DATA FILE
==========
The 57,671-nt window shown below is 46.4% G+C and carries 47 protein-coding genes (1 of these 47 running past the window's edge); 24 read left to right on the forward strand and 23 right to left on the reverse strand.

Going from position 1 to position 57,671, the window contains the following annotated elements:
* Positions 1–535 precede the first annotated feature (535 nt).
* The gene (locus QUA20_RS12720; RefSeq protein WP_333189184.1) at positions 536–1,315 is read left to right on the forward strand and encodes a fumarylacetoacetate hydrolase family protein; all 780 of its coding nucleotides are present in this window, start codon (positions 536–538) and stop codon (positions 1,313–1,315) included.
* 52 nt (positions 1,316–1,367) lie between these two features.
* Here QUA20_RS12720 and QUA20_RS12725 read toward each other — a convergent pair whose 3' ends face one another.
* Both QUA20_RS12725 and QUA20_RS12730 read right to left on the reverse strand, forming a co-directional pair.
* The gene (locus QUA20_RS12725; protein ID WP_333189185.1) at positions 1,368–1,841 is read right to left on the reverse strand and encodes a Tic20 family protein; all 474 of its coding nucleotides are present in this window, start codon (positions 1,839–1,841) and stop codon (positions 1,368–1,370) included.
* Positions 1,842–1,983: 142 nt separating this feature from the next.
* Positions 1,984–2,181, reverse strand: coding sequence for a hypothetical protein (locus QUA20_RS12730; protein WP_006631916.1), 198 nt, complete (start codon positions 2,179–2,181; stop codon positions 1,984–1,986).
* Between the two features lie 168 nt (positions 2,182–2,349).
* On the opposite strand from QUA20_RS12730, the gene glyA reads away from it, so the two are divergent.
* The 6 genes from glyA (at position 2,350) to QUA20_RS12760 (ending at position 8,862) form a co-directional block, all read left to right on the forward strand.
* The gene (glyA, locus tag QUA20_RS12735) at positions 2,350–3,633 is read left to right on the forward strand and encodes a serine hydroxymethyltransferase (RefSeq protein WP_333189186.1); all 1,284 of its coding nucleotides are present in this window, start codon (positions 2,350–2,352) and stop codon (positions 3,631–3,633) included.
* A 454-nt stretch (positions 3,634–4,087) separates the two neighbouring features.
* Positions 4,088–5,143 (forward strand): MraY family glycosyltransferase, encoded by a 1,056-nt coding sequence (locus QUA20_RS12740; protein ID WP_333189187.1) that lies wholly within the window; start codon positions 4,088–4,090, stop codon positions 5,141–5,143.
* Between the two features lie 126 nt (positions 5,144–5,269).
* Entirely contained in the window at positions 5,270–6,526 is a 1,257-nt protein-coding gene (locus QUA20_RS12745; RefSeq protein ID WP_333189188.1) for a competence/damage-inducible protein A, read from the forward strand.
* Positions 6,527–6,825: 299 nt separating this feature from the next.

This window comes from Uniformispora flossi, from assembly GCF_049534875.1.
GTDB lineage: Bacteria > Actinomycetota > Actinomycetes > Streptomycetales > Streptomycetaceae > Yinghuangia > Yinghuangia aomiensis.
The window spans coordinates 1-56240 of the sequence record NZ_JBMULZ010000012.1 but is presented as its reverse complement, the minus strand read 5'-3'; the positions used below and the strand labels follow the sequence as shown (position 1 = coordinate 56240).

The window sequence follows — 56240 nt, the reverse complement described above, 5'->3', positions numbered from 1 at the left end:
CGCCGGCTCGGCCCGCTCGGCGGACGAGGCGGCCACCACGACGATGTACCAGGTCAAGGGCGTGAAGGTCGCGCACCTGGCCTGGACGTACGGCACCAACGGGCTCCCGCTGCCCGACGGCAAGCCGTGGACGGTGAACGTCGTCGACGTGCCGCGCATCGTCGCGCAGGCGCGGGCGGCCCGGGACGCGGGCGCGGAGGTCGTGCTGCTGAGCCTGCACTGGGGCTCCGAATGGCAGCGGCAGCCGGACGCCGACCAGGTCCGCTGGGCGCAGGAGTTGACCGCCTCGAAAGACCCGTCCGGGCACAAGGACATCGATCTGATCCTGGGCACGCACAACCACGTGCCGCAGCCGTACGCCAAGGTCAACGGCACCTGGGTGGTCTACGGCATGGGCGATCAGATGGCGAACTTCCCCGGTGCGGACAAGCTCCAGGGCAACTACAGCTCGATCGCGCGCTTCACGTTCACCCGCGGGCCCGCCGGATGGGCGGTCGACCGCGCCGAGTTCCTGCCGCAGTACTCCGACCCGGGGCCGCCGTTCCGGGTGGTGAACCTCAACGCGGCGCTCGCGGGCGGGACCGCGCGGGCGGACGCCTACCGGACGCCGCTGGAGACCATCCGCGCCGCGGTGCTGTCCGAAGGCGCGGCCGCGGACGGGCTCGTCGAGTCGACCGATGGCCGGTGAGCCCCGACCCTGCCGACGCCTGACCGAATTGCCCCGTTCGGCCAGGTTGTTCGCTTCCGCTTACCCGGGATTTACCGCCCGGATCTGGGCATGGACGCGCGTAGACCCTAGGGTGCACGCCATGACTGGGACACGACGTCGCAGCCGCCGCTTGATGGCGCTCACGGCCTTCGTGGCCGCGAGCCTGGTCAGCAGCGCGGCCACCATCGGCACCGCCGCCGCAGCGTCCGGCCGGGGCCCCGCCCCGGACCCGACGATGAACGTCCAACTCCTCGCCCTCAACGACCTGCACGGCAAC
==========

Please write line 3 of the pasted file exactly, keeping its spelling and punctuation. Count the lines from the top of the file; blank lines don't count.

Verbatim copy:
* Positions 1–535 precede the first annotated feature (535 nt).